The State of Resilience in Vermont

By Rebecca Sanborn Stone, Resilient Vermont Network Coordinator and Principal at Community Workshop LLC

How does Vermont measure up on resilience? What’s working? Where should we go in 2016?

The Resilient Vermont Progress Report, released this summer, evaluates progress on our statewide Roadmap to Resilience. But it’s equally important to hear stories and thoughts from people working on the ground.

That’s just what we did in this month’s Resilient Vermont webinar, focusing on the State of Resilience in Vermont. We heard “lightning talks” from three leaders representing different kinds of resilience projects, and then turned the floor over to our audience to share initiatives they are working on and their thoughts on the path forward.

If you missed it, you can watch our webinar recording and get all the details or read a snapshot of the discussion below.

Here are some important projects and resources from around the state:

  • A new online Social Vulnerability Index helps identify and map towns and regions with high social vulnerability, identified through demographic characteristics, socioeconomic variables, and housing & transportation data.
  • The High Meadows Fund is supporting six watershed collaboration projects around the state, which help communities come together to address flood resilience across town boundaries. A project in the Saxtons River watershed is working to educate landowners and complete riparian restoration projects in four towns.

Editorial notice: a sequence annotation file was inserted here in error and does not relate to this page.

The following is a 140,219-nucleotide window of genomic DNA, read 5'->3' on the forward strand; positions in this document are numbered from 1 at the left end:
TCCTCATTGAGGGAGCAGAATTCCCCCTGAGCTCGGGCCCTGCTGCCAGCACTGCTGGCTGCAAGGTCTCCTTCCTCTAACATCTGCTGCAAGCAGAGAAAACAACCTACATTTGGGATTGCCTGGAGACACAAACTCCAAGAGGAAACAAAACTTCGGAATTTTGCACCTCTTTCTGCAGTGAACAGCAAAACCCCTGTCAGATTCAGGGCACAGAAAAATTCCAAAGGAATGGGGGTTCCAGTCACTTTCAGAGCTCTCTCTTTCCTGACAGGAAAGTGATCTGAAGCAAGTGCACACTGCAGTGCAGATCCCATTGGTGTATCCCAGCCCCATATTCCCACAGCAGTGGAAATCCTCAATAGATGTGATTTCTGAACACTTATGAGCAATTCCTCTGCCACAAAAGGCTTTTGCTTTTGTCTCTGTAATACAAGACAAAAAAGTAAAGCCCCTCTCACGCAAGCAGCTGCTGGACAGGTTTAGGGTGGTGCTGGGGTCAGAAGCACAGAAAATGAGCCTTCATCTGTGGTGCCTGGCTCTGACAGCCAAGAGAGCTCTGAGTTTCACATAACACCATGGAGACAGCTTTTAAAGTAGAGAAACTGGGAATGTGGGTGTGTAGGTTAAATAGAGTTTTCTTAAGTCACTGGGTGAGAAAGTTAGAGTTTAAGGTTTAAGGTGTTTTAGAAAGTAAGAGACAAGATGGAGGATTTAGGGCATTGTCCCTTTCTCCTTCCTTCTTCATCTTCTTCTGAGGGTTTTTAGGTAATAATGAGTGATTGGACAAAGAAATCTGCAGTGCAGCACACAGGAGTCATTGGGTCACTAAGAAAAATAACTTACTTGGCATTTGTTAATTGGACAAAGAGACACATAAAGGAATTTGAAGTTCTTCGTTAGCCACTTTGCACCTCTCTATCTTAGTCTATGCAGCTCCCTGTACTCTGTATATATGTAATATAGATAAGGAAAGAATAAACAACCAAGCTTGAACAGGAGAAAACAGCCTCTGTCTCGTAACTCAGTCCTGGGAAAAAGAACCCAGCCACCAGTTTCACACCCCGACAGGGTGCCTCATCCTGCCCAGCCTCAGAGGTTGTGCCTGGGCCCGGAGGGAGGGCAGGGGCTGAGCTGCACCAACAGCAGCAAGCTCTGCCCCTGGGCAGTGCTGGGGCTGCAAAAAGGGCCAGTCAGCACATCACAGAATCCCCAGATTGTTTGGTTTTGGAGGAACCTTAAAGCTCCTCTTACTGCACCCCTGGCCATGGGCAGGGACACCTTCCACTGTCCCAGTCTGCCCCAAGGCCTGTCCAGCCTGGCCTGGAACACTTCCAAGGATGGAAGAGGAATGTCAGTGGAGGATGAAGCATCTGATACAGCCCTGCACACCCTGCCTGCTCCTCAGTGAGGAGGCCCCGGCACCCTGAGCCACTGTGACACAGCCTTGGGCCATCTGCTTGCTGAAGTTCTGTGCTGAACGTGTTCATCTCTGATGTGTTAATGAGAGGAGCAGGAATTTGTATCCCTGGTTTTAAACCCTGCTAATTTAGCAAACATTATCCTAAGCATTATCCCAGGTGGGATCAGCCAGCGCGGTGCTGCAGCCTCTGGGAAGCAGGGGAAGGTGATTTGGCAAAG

• The Vermont Economic Resiliency Initiative helped five pilot communities identify climate-related threats to their local economies and strategies to protect them. The final report offers broadly-applicable lessons for other towns.
  • Community Resilience Organizations (CROs) is a new pilot program helping towns to create local resilience action teams, which break down silos among leaders, build social capital and relationships, and engage volunteers in completing tangible resilience action projects.
  • The Vermont Department of Health is working to address numerous health impacts from climate change, including blue-green algae blooms and extreme heat events.
  • Millions of dollars in federal aid (through the Hazard Mitigation Grant Program) have helped Vermont communities buy out flood-prone properties, protect buildings and complete other hazard mitigation steps. ERAF (the Emergency Relief and Assistance Fund) provides state funding to match, and communities can take specific mitigation steps to increase their reimbursement rates.
  • FloodReady is a comprehensive website dedicated to helping towns proactively improve their flood resilience. The site is packed with resources, river corridor maps, and up-to-date data about towns’ flood preparedness steps (including ERAF status). A flood resilience listserve also provides a free channel for people to ask questions and share resources.
  • Regional Planning Commissions are serving as a vital link between state agencies and municipalities by immediately collecting and reporting information on local impacts from storms or disasters, helping towns adopt hazard mitigation plans and policies, and creating regional tactical basin plans that improve water quality and flood resilience.

There are also exciting plans underway for 2016:

  • The Department of Emergency Management & Homeland Security is creating a participatory process to draft the state’s next hazard mitigation plan, and will be seeking involvement from people in all sectors of resilience.
  • The Resilient Vermont Network is coordinating action projects to address critical statewide questions such as communicating about river corridor protections and creating a proactive statewide buyout program.
  • The Network is also planning new activities in 2016, including a spring conference and a project to identify and share case studies of collaborative resilience projects. Stay tuned!


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